One of the most effective ways to build language is during routines, especially routines that occur every day. That’s why bath time is a great opportunity for you to connect with your child to build language. Bath time is a beloved activity for many children. It’s easy to incorporate Playing With Purpose and sneak in many language building interactions without your child ever realizing they are ever doing “work”.
This one-on-one time with your child is a great place to highlight every day language skills. Some of my favorite vocabulary words to use during bath time are:
- toy names
- body part names
Bath time is great because you do not necessarily have to go out and buy anything new or specific. And as a bonus, bath time is something that is already part of your day so no need to build in extra time to sit on the floor and play.
On the off chance your child is not a water baby, then books about bath time provide opportunities to introduce new words and concepts in a less stressful environment. You can use the books as a tool to talk about how much fun the characters are having during their bath time to help easy your little ones fears.
Top 5 Tips for Playing With Purpose During Bath Time
- Bath time is an opportunity to incorporate descriptive language when you play a game called “sink or float”. Gather up a bunch of items from around the house that you do not mind getting wet. Then try them out in the tub to see if they sink or float. Once you have done this with a few items your child can guess what is going to happen. This is a chance for them to practice making a prediction. Not only can you describe the color of the toys, but you can use “sink or float” to talk about: what shape the toy is, what material it is made of, and most importantly is it heavy or light.
- Joint attention is an incredibly important skill our children must develop. It’s the sharing of an experience between a child and their communication partner–in the case of bath time that is you, their parent. There are lots of things you can do during bath time to get your child’s attention. Try blowing bubbles, splashing water, or getting some multi-sensory bath toys. Also, try taking turns with your child. Wait for them to look at you which is an indication they want an activity to be repeated.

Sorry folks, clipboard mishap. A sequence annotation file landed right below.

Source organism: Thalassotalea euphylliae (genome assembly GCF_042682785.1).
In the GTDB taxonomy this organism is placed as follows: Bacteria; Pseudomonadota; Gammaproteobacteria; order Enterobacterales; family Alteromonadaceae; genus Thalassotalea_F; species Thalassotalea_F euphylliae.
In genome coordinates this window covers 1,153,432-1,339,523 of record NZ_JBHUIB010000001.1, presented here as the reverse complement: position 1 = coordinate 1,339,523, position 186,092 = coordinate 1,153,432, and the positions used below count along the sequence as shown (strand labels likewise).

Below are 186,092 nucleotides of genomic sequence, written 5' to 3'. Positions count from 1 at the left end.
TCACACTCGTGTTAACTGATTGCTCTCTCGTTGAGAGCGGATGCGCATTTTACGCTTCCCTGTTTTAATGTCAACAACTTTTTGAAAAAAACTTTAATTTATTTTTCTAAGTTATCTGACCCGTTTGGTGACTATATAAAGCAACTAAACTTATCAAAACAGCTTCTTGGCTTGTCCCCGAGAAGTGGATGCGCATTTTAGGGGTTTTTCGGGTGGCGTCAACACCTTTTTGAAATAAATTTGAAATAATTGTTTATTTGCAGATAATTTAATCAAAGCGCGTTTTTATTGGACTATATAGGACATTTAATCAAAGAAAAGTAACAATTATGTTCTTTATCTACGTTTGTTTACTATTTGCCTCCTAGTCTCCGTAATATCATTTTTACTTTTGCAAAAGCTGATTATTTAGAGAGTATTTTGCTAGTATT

- The beauty of bath time is that it is a routine. Most likely you repeat the same sequence of events each time your child takes a bath. Talk about the steps he/she takes during bath time. This is referred to as using self-talk or parallel talk and is a great tool to model good vocabulary. Use vocabulary such as: first, next, and last to highlight sequential terms. When your child becomes familiar with the routine, have them dictate the steps to you as they are taking their bath. If sequencing is challenging, then there are lots of fun puzzles you can use to help your child learn the skills.
- The are tons of vocabulary words that are associated with bath time so it’s a perfect activity to use to expand your childs use of word combinations. If you hear you child say ‘wash’, then respond with an expanded phrase. You might say, “Yes, daddy is going to wash your hand.” Be sure to always include the word your child used, helping him/her to make the sentence more complete. Another example would be if your child said ‘on’ while you’re getting the bathtub ready. You could respond by say, “Okay let’s turn the water on.”
- Lastly, bath time provides a wonderful time for you to engage with your child and encourage imaginative play. Try giving your child just a simple plastic cup and seeing all the fun games you can create together. Maybe your child turns the cup into a boat or a submarine. Then ask you child questions about the world he/she is creating. Let your inner child come out and play along with him/her.
Bath time is just one of many daily routines you and your child engage in throughout your days. Snack and meal time, getting dressed, brushing teeth, preparing to go to bed, and getting ready for school are all routines you can encorporate language learning opportunities into. Take a few minutes to think about how you and your child are Playing With Purpose throughout your day. It might surprise you or you may discover a new moment to spark some language.
Emily Cohen, MA, CCC-SLP received her Master’s of Speech-Language Pathology in 2008 from Eastern Michigan University. She is a Hanen certified SLP specializing in woking with children with early childhood language delays. Emily owns a private practice in Austin, TX called Tandem Speech Therapy. You can read more about Playing With Purpose and topics related to speech and language development on her blog.